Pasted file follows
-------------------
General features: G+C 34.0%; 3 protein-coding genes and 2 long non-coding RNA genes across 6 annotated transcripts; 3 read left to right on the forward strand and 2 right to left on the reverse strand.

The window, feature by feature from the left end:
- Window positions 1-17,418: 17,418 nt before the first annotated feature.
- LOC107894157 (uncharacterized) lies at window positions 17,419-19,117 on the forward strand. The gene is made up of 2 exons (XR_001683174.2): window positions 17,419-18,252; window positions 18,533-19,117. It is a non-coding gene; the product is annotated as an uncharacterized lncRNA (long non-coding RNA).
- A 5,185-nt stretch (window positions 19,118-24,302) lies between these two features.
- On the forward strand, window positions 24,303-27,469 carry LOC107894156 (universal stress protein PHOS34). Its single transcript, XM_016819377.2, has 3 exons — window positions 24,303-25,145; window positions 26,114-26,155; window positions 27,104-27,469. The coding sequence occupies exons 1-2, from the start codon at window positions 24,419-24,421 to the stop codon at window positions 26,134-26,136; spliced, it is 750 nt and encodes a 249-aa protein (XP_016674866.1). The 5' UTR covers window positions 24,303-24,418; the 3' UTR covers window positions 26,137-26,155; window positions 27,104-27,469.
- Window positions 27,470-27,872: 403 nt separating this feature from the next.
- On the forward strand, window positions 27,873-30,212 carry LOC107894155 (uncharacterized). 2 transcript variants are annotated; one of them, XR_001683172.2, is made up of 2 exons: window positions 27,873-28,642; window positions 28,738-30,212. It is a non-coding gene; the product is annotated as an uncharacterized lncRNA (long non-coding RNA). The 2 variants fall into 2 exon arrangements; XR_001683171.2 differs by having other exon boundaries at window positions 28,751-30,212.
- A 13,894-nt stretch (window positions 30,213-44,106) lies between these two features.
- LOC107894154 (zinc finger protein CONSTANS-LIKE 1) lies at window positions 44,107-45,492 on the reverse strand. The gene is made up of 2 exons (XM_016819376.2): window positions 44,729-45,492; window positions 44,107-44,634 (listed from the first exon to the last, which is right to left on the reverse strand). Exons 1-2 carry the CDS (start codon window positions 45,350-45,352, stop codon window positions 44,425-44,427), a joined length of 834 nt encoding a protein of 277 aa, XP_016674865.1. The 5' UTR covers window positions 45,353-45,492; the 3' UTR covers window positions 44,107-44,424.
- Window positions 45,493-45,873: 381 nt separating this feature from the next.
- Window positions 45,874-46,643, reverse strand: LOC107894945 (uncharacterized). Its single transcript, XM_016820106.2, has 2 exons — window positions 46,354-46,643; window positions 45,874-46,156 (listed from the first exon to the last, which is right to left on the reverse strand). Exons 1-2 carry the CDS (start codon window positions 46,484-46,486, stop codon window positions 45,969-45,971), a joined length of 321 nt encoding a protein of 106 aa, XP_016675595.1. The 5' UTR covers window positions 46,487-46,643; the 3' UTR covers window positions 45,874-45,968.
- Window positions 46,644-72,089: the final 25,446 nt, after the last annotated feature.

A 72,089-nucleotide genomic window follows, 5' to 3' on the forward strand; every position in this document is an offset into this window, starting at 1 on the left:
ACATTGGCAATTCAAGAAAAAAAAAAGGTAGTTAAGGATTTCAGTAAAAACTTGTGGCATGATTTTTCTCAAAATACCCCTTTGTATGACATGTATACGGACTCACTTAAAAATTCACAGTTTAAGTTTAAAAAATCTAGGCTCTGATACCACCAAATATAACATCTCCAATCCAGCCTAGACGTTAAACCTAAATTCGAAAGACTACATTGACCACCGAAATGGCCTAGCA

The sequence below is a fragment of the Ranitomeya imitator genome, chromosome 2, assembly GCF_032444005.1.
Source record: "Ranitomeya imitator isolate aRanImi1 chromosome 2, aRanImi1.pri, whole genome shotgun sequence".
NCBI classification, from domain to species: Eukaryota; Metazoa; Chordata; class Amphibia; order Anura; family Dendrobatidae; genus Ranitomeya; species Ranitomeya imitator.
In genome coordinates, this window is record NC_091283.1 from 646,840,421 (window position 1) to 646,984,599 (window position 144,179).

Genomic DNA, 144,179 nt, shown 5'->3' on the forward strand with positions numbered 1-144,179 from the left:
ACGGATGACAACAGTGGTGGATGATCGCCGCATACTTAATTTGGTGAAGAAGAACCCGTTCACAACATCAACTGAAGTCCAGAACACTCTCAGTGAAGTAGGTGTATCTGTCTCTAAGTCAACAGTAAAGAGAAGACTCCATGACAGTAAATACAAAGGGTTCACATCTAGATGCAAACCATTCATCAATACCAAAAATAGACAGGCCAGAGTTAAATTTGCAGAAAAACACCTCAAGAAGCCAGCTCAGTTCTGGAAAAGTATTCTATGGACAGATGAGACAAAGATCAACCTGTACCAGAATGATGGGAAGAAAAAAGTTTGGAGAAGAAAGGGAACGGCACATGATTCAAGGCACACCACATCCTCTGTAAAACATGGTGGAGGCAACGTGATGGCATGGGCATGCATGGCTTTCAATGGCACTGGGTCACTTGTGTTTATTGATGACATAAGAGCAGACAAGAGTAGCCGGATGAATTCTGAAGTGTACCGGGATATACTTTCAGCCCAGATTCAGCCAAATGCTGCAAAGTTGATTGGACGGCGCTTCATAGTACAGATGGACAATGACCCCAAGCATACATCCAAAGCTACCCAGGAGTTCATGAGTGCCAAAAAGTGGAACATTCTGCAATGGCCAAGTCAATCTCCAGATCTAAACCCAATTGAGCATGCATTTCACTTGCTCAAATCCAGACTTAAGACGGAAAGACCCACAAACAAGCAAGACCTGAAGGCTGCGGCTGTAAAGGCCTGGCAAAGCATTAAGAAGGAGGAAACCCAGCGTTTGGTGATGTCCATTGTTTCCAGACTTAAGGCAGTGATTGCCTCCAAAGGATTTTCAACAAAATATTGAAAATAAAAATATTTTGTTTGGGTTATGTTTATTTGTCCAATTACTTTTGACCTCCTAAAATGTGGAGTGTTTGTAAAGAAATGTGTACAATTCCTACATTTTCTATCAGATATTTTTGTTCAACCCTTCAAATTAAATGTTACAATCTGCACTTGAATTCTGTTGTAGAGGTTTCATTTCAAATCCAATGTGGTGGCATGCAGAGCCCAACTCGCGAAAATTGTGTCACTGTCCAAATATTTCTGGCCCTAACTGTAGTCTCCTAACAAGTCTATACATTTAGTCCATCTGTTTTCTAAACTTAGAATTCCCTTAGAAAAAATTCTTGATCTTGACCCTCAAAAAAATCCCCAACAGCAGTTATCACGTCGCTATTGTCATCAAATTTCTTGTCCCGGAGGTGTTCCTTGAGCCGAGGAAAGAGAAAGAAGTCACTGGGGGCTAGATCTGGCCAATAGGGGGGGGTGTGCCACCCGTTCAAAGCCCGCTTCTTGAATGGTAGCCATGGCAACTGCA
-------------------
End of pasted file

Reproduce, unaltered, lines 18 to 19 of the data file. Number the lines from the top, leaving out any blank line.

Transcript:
NCBI classification, from domain to species: Eukaryota; Metazoa; Chordata; class Amphibia; order Anura; family Dendrobatidae; genus Ranitomeya; species Ranitomeya imitator.
In genome coordinates, this window is record NC_091283.1 from 646,840,421 (window position 1) to 646,984,599 (window position 144,179).